Published Monday, 07 October 2013
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Approx. 40 minutes
- 600g ripe but not mushy raspberries
- 600g sugar
- Place the raspberries into a deep solid bottomed pan.
- Gently warm until the juice starts to run.
- Do not stir vigoursly, shaking the pan is the best way to release the juice.
- After a few minutes the fruit will be cooked through, but not a mush.
- Add the sugar and dissolve stirring gently.
- Once the sugar is fully dissolved, boil rapidly until the jam is at setting point.
There are a couple of ways to test:
Firstly place a spoon of jam on a cool plate and left to cool for 2-3 minutes, draw your finger through the jam, it should stay apart leaving a clear gap through the jam. Secondly, using a jam thermometer, boil until a temperature of 104C is reached.
If neither work, then re boil for a further few minutes and try again.
Raspberries have a medium pectin content, so the jam will set, however, the addition of a little acid like lemon juice helps to release the pectin. You can of course use ready to go preserving sugar, normal sugar with added pectin, just follow the makers instructions.
Liquid pectin is now available in most supermarkets, and is a fail safe way of getting jams and jellies to set, always check the label instructions.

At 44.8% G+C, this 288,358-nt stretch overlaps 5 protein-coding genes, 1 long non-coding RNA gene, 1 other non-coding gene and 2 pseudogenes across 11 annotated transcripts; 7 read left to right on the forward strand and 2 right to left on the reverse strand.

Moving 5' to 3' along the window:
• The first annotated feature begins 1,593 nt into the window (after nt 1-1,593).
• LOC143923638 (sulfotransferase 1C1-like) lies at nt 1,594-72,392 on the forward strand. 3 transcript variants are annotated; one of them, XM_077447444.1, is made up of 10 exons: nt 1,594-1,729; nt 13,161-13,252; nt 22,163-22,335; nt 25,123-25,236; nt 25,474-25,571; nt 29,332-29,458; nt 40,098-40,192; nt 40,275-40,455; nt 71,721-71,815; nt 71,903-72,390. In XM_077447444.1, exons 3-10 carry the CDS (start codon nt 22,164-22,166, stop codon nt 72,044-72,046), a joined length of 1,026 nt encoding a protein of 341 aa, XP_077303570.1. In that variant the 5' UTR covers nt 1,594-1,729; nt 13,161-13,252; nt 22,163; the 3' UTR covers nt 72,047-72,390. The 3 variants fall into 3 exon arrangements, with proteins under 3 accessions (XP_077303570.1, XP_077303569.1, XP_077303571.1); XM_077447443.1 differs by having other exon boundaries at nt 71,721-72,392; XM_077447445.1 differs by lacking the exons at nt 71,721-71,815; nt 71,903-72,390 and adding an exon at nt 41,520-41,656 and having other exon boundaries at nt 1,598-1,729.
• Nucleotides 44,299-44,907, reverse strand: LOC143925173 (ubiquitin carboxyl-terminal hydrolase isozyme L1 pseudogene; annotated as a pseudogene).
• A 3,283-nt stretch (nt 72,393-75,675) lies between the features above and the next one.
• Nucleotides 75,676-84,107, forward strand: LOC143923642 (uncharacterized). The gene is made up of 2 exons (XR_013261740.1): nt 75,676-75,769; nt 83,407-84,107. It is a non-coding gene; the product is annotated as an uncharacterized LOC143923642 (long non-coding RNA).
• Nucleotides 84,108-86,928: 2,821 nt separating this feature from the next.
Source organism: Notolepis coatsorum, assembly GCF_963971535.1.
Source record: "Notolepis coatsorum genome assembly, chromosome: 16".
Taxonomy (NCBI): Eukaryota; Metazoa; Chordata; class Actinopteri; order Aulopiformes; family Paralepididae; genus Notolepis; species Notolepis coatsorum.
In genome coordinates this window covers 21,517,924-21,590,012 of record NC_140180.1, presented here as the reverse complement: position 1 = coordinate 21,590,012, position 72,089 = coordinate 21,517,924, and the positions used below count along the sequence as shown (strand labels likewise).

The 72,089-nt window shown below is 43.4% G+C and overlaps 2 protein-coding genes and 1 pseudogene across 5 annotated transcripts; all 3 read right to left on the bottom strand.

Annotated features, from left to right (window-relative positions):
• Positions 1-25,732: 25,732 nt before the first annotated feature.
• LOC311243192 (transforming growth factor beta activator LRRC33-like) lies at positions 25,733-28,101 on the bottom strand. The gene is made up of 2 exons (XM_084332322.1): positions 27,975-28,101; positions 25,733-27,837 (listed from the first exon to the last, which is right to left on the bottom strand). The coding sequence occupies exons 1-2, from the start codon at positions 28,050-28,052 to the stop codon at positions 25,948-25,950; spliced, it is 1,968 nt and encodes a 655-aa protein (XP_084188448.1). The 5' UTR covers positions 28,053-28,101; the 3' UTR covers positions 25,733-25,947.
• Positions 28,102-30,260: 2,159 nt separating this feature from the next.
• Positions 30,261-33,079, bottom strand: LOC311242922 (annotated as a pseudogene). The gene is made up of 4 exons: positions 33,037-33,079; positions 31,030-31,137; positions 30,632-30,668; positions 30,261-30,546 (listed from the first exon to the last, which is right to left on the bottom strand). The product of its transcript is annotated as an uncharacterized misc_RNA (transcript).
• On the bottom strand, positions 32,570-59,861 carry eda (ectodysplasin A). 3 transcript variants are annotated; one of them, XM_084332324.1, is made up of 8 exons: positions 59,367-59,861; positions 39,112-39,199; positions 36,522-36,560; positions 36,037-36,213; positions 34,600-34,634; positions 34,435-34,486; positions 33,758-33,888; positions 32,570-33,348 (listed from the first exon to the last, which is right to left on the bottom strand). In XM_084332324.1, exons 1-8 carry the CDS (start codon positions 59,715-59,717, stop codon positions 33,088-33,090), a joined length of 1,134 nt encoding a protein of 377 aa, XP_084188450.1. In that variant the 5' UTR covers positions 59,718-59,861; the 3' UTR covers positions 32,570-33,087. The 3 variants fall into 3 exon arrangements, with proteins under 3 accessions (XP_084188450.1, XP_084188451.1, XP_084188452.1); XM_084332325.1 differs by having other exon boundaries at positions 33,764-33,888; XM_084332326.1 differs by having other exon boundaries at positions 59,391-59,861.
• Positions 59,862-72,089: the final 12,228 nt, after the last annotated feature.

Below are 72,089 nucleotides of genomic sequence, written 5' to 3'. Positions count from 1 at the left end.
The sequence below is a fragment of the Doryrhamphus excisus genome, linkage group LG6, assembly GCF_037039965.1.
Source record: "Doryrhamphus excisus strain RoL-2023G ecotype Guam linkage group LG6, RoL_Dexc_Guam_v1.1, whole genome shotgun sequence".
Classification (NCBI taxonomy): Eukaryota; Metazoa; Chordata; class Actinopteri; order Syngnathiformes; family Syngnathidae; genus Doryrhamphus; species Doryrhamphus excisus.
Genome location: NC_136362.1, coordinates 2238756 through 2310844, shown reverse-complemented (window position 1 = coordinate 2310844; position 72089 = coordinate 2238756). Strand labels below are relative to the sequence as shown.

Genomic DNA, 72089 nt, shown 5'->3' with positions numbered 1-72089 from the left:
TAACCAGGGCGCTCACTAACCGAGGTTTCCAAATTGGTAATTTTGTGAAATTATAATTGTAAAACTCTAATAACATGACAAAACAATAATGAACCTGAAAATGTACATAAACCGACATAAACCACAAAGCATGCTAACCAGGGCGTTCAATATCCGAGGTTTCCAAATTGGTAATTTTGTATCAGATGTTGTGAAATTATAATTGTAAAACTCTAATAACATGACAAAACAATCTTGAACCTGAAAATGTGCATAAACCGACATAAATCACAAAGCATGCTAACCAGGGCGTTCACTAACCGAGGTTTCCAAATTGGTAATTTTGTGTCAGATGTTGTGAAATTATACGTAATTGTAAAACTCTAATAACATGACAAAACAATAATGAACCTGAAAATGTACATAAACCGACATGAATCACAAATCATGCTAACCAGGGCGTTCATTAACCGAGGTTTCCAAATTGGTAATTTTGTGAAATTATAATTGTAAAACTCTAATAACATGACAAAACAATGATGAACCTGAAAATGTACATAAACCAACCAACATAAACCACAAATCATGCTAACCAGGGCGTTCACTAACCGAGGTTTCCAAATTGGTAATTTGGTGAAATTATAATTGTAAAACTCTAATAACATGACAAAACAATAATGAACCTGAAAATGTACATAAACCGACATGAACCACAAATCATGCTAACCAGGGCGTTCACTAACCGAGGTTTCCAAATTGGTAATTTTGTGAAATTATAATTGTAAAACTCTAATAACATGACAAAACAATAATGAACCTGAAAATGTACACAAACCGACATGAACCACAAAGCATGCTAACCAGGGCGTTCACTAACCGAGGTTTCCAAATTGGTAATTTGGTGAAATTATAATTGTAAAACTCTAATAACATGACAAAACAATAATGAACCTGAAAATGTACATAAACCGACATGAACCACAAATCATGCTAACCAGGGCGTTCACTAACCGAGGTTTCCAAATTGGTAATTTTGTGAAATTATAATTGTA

Phil's Queen of Puddings
- 1 pint of full cream milk
- 1 vanilla pod, split
- 85g Madeira cake crumbs or fine breadcrumbs
- zest of 1 lemon
- pinch of nutmeg
- 3 medium egg yolks
- 25g castor sugar
- 4 tbsp greengage or green rhubarb jam
- 4 tbsp raspberry jam
- 3 medium egg whites (150g) maybe 4 egg whites check the weight
- pinch cream of tartar, makes the meringue more stable
- 150g castor sugar
- 150g icing sugar, sieved
- Pre heat the oven to 160 C, Gas 3.
- Lightly grease or oil a 23cm x 6cm deep, square (Le Crueset, blue) ceramic baking dish.
- Place the milk and vanilla pod into a thick bottomed saucepan and bring to the boil.
- Put the egg yolks and castor sugar into a bowl and whisk together until pale in colour.
- When the milk is boiling, pour on to the egg yolks and whisk well, strain and keep warm.
- Meanwhile, mix the cake or breadcrumbs, nutmeg and zest together. Pour on the hot milk and whisk together.
- Carefully pour into the prepared baking dish. Cover with tin foil and pop in the oven.
- Take care when cooking, it will set, then curdle very quickly indeed, you want it just set.
- When cooked remove from the oven and cool for 15 minutes. This pudding should be eaten warm, not too hot. Turn the oven up to 200 Degrees C, Gas 7.
- Next make the meringue.
- Put the whites in a mixing bowl (room temperature ones whip the best I believe) add the cream of tartar and whisk on half speed.
- I reckon that if you beat the whites too quickly, they tend to split quicker, and cannot hold their own weight. When they are thick and foamy, but not splitting, add the castor sugar and whisk again on a medium speed, until shiny and glossy. Do not over beat. Then remove the bowl from the machine, and carefully fold in the icing sugar.
- Fill a piping bag fitted with a 1cm plain piping tube, with the finished meringue, and pipe diagonal lines across the warm custard. Then do the same on the opposite side, so you end up with diamond shaped custard holes.
- Then fill alternate hole with the different jams, pipe a nice decoration around the edge.
- Sprinkle with a little castor sugar, and bake in the hot oven until the pudding is a deep beige colour and the meringue is crisp.
- Serve with a jug of double cream or soft vanilla ice cream or both!
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